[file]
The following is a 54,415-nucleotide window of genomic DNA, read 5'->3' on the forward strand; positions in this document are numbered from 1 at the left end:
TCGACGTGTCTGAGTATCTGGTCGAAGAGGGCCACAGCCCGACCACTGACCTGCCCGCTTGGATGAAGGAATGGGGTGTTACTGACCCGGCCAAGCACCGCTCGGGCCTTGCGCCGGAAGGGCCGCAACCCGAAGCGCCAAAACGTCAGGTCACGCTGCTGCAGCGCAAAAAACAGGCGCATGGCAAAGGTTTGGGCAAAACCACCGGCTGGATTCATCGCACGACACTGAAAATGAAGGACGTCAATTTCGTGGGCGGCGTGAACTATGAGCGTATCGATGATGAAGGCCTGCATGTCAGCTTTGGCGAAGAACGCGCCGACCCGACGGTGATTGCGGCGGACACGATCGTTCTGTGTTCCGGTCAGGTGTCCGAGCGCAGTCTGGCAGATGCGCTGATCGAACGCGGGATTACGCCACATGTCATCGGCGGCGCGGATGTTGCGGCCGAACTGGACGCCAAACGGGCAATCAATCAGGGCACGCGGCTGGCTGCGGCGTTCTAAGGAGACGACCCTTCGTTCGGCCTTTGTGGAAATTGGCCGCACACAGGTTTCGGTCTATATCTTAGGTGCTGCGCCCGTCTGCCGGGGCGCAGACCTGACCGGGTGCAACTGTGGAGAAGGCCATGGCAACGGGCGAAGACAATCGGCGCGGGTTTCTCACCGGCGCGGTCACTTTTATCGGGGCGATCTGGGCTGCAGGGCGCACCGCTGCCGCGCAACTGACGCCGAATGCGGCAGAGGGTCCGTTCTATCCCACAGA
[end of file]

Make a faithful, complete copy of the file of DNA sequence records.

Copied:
The following is a 54,415-nucleotide window of genomic DNA, read 5'->3' on the forward strand; positions in this document are numbered from 1 at the left end:
TCGACGTGTCTGAGTATCTGGTCGAAGAGGGCCACAGCCCGACCACTGACCTGCCCGCTTGGATGAAGGAATGGGGTGTTACTGACCCGGCCAAGCACCGCTCGGGCCTTGCGCCGGAAGGGCCGCAACCCGAAGCGCCAAAACGTCAGGTCACGCTGCTGCAGCGCAAAAAACAGGCGCATGGCAAAGGTTTGGGCAAAACCACCGGCTGGATTCATCGCACGACACTGAAAATGAAGGACGTCAATTTCGTGGGCGGCGTGAACTATGAGCGTATCGATGATGAAGGCCTGCATGTCAGCTTTGGCGAAGAACGCGCCGACCCGACGGTGATTGCGGCGGACACGATCGTTCTGTGTTCCGGTCAGGTGTCCGAGCGCAGTCTGGCAGATGCGCTGATCGAACGCGGGATTACGCCACATGTCATCGGCGGCGCGGATGTTGCGGCCGAACTGGACGCCAAACGGGCAATCAATCAGGGCACGCGGCTGGCTGCGGCGTTCTAAGGAGACGACCCTTCGTTCGGCCTTTGTGGAAATTGGCCGCACACAGGTTTCGGTCTATATCTTAGGTGCTGCGCCCGTCTGCCGGGGCGCAGACCTGACCGGGTGCAACTGTGGAGAAGGCCATGGCAACGGGCGAAGACAATCGGCGCGGGTTTCTCACCGGCGCGGTCACTTTTATCGGGGCGATCTGGGCTGCAGGGCGCACCGCTGCCGCGCAACTGACGCCGAATGCGGCAGAGGGTCCGTTCTATCCCACAGA